Scaling Health Tech Businesses in COVID Times by VP PORTFOLIO RELATIONS - Varun Athi

Updated: Feb 10

Almost no industry has escaped the disruption from COVID-19. Notably, in the healthcare sector, stretched capacity along with delays in life-saving non-Covid related diagnostics and procedures has created a massive challenge to healthcare economics as well as overall health outcomes.


As a founder, it's important to preserve the value of your enterprise to ensure the company effectively solves the underlying problem and realize its potential. This article from HBR gives a useful framework for measuring the impact of COVID-19 on your business. Many health tech companies have not seen a reduction in long-term value despite the early concerns. However, the most successful firms have been applying plenty of course corrections including:

  • Manage the runway by reducing cash needs, reprioritizing overall spend, and working with investors for securing additional capital. The HBSAA team, for example, has been involved in several such capitalization initiatives.

  • Selectively reprioritize essential spend. For example, clinical trials were adjusted to accommodate the reduced bandwidth of healthcare professionals who were dealing with the COVID-19 outbreak and freezes from lockdowns.

  • Revise expectations about revenue growth in order to adapt to the new normal.

  • Modify sales and marketing strategies by selling into a new market or new buyer personas. Some firms adapted selling into low margin markets in the short run, where sales cycles are shorter to create cash flow.

Clinical trials represent significant expenses for health tech companies. High-value applications of health technology products often need longer, tailored trials to demonstrate the appropriate health and economic outcomes. COVID outbreak and subsequent lockdowns have impacted clinical trials as procedures were delayed and research staff furloughed. The associated time delay is expensive for a growing health tech firm and needs significant adaptations to preserve value.


For example, a HBSAA portfolio firm, SIA (Surgical Innovation Associates), has developed an innovative product that can significantly enhance clinical outcomes for breast cancer patients and as well lower the costs associated with reconstructive surgeries. Its DuraSorb Monofilament Mesh is designed to integrate into the patient’s tissue in order to provide strong support during the critical initial phases of healing, and then slowly absorb within one year, leaving the patient free from foreign material. Durasorb is cleared for use in general soft tissue support, but promotion for use in breast reconstruction, where the product benefits are greatest compared with competitive offerings, requires successful completion of a clinical trial.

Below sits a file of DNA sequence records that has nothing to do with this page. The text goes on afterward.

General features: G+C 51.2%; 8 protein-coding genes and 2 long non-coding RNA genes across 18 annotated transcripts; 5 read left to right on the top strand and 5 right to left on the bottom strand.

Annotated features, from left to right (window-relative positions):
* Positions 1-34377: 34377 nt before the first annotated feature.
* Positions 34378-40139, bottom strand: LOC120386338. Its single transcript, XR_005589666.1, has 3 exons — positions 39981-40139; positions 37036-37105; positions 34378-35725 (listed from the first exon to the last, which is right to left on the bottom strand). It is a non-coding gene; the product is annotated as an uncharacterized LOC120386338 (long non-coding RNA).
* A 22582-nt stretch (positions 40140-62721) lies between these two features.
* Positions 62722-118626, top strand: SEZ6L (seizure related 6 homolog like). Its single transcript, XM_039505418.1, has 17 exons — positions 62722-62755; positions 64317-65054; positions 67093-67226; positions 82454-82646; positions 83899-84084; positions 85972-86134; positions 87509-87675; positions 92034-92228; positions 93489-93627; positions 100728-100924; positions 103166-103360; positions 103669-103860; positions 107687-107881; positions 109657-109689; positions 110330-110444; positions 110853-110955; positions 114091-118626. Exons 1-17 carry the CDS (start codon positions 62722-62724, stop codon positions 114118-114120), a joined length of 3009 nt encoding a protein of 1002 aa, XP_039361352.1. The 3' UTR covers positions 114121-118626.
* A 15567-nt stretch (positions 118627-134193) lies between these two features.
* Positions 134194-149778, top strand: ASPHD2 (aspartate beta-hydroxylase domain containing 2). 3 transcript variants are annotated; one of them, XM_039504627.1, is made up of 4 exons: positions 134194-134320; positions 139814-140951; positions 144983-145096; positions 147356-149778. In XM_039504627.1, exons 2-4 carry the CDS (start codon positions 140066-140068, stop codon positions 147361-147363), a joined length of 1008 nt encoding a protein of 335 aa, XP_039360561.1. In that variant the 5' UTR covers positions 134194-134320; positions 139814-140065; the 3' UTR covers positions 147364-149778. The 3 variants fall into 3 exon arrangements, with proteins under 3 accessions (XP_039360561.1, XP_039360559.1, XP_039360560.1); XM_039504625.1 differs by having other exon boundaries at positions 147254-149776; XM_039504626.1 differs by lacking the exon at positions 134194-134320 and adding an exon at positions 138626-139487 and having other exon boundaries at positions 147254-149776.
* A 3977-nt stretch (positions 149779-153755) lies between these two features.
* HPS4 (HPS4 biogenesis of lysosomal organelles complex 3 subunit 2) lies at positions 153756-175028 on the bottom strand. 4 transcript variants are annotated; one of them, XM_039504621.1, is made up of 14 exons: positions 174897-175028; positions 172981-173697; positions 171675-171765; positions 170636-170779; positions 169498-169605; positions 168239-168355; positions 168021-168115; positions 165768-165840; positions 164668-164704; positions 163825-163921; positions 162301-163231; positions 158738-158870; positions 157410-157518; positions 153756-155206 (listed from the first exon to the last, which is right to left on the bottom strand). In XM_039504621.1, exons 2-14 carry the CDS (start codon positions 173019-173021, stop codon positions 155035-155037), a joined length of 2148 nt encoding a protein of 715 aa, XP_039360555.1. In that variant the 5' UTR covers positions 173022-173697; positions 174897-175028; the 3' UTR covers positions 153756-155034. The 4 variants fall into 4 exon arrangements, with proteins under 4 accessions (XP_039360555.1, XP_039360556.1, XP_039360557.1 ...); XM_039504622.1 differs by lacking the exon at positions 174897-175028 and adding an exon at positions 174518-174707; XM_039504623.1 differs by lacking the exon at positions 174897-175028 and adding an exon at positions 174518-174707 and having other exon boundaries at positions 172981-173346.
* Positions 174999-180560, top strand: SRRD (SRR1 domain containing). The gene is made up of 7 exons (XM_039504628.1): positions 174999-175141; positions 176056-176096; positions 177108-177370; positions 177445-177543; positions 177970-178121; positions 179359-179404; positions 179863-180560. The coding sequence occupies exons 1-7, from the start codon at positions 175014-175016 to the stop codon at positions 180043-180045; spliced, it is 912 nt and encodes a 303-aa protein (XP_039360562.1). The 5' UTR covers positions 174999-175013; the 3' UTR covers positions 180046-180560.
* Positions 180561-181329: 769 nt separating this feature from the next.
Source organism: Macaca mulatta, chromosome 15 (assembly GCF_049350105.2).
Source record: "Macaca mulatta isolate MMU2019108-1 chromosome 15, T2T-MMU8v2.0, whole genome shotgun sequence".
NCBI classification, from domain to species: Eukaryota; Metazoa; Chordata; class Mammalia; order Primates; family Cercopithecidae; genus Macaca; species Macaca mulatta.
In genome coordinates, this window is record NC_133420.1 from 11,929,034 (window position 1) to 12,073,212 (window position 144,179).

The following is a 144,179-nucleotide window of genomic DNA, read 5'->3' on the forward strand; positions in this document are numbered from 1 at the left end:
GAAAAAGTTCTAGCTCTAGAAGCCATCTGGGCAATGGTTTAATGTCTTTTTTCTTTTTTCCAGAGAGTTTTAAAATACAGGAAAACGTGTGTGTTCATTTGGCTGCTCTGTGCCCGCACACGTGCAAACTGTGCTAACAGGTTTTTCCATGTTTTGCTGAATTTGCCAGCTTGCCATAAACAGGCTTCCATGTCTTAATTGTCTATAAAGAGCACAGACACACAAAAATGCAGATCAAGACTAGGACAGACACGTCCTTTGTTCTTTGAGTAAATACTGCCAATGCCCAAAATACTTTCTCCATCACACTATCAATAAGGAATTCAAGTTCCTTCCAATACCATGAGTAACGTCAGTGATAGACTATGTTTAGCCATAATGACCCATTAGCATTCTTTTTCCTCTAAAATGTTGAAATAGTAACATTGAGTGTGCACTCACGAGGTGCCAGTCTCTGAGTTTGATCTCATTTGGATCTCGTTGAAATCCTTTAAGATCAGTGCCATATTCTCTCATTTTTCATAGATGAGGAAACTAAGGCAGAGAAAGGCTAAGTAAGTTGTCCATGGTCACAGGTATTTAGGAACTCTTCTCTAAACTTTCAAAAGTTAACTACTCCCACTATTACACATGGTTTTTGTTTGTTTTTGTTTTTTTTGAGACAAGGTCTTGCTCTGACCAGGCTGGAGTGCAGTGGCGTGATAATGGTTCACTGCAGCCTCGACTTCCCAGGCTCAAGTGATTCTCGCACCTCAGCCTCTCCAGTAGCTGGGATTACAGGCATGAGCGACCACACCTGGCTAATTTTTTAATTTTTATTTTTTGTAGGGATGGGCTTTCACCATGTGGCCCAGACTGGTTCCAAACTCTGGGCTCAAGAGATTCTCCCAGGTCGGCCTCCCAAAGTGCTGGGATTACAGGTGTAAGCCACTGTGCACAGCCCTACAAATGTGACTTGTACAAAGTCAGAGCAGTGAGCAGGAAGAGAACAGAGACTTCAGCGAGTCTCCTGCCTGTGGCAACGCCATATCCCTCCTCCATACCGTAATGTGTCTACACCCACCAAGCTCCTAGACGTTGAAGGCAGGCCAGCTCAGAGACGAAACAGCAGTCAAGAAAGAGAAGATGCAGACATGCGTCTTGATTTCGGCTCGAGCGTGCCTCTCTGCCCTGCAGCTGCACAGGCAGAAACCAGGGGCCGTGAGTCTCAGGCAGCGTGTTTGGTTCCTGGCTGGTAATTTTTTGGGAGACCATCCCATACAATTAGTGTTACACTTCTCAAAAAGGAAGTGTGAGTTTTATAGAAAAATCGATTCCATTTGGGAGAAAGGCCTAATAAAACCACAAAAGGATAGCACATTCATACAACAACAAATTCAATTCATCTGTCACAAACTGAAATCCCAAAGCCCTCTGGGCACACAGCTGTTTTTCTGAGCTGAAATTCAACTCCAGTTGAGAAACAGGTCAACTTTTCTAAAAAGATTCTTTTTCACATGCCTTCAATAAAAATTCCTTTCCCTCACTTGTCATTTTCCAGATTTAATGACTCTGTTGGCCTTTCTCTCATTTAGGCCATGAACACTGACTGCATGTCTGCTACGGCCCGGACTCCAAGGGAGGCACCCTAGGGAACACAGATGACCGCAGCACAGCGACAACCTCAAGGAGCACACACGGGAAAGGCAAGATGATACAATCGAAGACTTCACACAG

The company had planned to commence selling in the more competitive surgical segments through a modest rollout early in 2020, carefully balancing the costs of adding salesforce with limited revenue expectations while laying the foundation for the more valuable future indication. The pandemic shifted all commercial expectations and implementation by two quarters, but as of the third quarter the company has been able to add key personnel and quickly achieve an annualized run rate in excess of $1M with high gross margins. While this delay was modest compared with the timeline disruption for other medical ventures, it still required accessing additional capital to shore up the company’s runway. HBS Alumni Angels participated in a bridge financing round for this purpose, adding new investors to the group that participated in seed financing last year.


Alexei Mlodinow, CEO and co-founder says, “We were fortunate to be in a position to pivot with a delayed hiring plan, a near-term focus on a more easily-accessible market, and a modest bridge round to ensure capitalization through our Series B with the help of Harvard Business School Angels. HBSAA helped us think through our options. They also set the ultimate terms of this bridge to maximize the appeal within their organization while positioning us well for an upcoming raise. This is exactly the kind of support that makes us proud to be part of the HBSAA portfolio!”


Simple and efficient adaptations as this need a sound understanding of the healthcare system and understanding of the ground reality at Customer organizations. In times like these, these adaptations are necessary to realize the long-term benefits of an innovative technology. HBSAA is proud to support a diverse portfolio of health tech companies, which are taking such innovations forward and improving the cost-care paradigm across the board.

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